Islamic Studies Game 3: Taboo!

This game is such a lot of fun and really helps kids dig deeper into what they have learnt.  Each card has a topic/word and they need to describe it to other players on their team but without using the other words on the card.  The version included in the free PDF is about the Prophets.  Kids might be able to describe Salih (alayhi salaam) but can they describe him without the words camel or Thamud!  It is also very easy to differentiate for kids of varying ages, you just have harder cards with several forbidden words on them and easy cards with just one.

Islamic Studies Game 4: Kaboom!

This Islamic studies game is simple, fun and effective!  There are a series of question cards and some cards that simply say Kaboom.  

A timer is set (around 7 mins but it depends on the number of cards and players)

Each player takes a card from the stack and answers the question on it.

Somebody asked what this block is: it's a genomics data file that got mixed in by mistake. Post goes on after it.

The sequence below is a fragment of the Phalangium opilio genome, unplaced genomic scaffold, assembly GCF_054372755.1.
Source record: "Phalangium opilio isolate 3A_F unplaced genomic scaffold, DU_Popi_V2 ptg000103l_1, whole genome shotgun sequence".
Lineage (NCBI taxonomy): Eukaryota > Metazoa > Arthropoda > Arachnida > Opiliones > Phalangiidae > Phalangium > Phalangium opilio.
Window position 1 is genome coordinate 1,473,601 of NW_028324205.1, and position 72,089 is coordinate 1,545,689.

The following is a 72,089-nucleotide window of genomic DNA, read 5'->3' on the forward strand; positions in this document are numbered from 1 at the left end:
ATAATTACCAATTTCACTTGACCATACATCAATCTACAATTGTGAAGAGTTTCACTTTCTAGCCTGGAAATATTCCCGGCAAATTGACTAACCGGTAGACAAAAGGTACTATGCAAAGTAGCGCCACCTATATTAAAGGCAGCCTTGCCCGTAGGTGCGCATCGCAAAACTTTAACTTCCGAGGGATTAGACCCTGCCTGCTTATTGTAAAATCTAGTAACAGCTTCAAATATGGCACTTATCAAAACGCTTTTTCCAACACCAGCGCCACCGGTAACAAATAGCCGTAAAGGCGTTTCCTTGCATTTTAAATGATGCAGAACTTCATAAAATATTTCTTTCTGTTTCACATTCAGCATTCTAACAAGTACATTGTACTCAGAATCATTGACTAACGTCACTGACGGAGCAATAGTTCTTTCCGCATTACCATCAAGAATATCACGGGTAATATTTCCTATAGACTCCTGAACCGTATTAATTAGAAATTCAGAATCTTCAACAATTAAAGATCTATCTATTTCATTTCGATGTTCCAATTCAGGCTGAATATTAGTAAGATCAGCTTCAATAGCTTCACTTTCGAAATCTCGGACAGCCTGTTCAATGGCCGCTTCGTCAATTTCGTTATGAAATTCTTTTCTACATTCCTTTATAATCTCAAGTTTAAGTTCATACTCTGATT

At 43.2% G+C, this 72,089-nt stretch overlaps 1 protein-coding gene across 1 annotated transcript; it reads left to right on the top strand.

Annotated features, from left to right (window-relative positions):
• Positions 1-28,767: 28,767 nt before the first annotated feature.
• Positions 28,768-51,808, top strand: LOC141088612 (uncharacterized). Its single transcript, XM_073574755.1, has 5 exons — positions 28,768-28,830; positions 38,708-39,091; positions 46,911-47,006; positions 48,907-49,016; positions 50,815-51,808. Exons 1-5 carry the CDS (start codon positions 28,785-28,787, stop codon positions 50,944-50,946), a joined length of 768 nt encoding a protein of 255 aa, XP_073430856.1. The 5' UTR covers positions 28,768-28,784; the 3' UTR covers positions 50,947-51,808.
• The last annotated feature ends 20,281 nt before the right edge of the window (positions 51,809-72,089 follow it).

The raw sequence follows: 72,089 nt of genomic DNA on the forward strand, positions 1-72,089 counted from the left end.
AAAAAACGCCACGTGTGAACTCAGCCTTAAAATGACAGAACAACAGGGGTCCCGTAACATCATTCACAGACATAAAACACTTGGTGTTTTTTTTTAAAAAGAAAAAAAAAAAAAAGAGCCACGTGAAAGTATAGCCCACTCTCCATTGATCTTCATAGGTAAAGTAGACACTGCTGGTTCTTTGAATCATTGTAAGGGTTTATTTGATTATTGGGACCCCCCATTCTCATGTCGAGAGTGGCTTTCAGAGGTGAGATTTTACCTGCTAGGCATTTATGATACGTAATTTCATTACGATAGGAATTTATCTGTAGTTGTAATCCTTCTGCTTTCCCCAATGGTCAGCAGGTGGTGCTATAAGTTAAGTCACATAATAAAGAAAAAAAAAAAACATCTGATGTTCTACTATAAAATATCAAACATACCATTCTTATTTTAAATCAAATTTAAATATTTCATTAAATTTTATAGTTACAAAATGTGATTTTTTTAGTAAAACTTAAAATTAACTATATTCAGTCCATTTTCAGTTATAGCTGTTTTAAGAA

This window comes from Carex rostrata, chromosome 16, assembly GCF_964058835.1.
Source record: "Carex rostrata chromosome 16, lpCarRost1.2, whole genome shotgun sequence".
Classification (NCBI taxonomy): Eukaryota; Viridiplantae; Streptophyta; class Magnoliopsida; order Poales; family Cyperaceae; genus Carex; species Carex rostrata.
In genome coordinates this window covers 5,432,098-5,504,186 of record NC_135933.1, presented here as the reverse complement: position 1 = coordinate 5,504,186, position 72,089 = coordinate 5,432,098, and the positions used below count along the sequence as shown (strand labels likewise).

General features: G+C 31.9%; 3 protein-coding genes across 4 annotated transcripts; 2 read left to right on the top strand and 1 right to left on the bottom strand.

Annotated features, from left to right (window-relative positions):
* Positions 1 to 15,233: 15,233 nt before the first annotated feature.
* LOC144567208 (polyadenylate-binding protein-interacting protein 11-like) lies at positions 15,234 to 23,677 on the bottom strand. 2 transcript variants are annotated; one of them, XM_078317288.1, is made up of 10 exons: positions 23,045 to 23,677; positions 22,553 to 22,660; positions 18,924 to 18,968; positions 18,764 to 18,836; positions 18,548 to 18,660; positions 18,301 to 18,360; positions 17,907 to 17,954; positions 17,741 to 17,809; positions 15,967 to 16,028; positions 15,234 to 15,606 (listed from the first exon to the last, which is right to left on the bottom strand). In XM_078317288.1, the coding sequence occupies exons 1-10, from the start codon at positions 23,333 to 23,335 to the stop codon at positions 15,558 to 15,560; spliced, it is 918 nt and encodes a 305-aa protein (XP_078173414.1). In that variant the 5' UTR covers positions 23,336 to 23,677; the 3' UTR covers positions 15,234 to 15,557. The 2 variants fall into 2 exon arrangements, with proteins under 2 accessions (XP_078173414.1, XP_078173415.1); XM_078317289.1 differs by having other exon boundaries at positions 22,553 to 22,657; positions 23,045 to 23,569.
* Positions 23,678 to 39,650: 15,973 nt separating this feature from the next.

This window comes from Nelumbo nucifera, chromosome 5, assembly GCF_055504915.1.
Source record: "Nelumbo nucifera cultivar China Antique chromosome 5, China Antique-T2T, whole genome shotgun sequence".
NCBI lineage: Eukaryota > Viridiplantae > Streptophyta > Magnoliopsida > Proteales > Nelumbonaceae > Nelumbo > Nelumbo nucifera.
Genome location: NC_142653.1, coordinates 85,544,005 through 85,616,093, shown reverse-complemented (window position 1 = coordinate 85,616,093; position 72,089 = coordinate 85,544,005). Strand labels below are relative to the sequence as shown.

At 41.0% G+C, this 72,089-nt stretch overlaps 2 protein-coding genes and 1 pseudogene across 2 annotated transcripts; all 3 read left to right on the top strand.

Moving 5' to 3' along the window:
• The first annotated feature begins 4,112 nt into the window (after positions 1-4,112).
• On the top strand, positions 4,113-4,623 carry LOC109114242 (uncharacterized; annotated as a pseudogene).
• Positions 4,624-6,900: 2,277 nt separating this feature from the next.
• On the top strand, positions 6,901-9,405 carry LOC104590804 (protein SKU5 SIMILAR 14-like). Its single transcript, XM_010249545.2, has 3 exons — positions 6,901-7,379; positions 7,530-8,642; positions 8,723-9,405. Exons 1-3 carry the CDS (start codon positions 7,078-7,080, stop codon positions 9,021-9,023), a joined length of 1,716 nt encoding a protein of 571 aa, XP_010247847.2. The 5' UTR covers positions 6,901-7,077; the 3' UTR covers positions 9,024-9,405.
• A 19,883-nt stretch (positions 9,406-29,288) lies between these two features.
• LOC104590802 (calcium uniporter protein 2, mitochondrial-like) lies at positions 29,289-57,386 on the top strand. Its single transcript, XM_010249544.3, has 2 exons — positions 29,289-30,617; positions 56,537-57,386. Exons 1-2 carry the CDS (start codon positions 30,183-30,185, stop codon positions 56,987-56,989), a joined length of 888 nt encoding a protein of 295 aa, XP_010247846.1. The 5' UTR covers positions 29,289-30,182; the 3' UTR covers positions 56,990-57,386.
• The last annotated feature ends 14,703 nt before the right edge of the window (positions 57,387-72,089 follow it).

If the player answers correctly they can keep the card.

If they draw a Kaboom card, then they have to return all their cards to the bottom of the stack.

The winner is the player with the most cards when the timer beeps.

The beauty of this game is you can write questions quickly on some paper and you have a set of question cards.  You can add whatever topics you have been studying and then add them to the card stack.  By the end of the year you’ll have questions about all the topics covered inshaAllah.  If you play it regularly, then revision becomes effortless.  

Some teachers write questions on lollipop sticks as a fun twist.  It also has the added bonus of being more durable.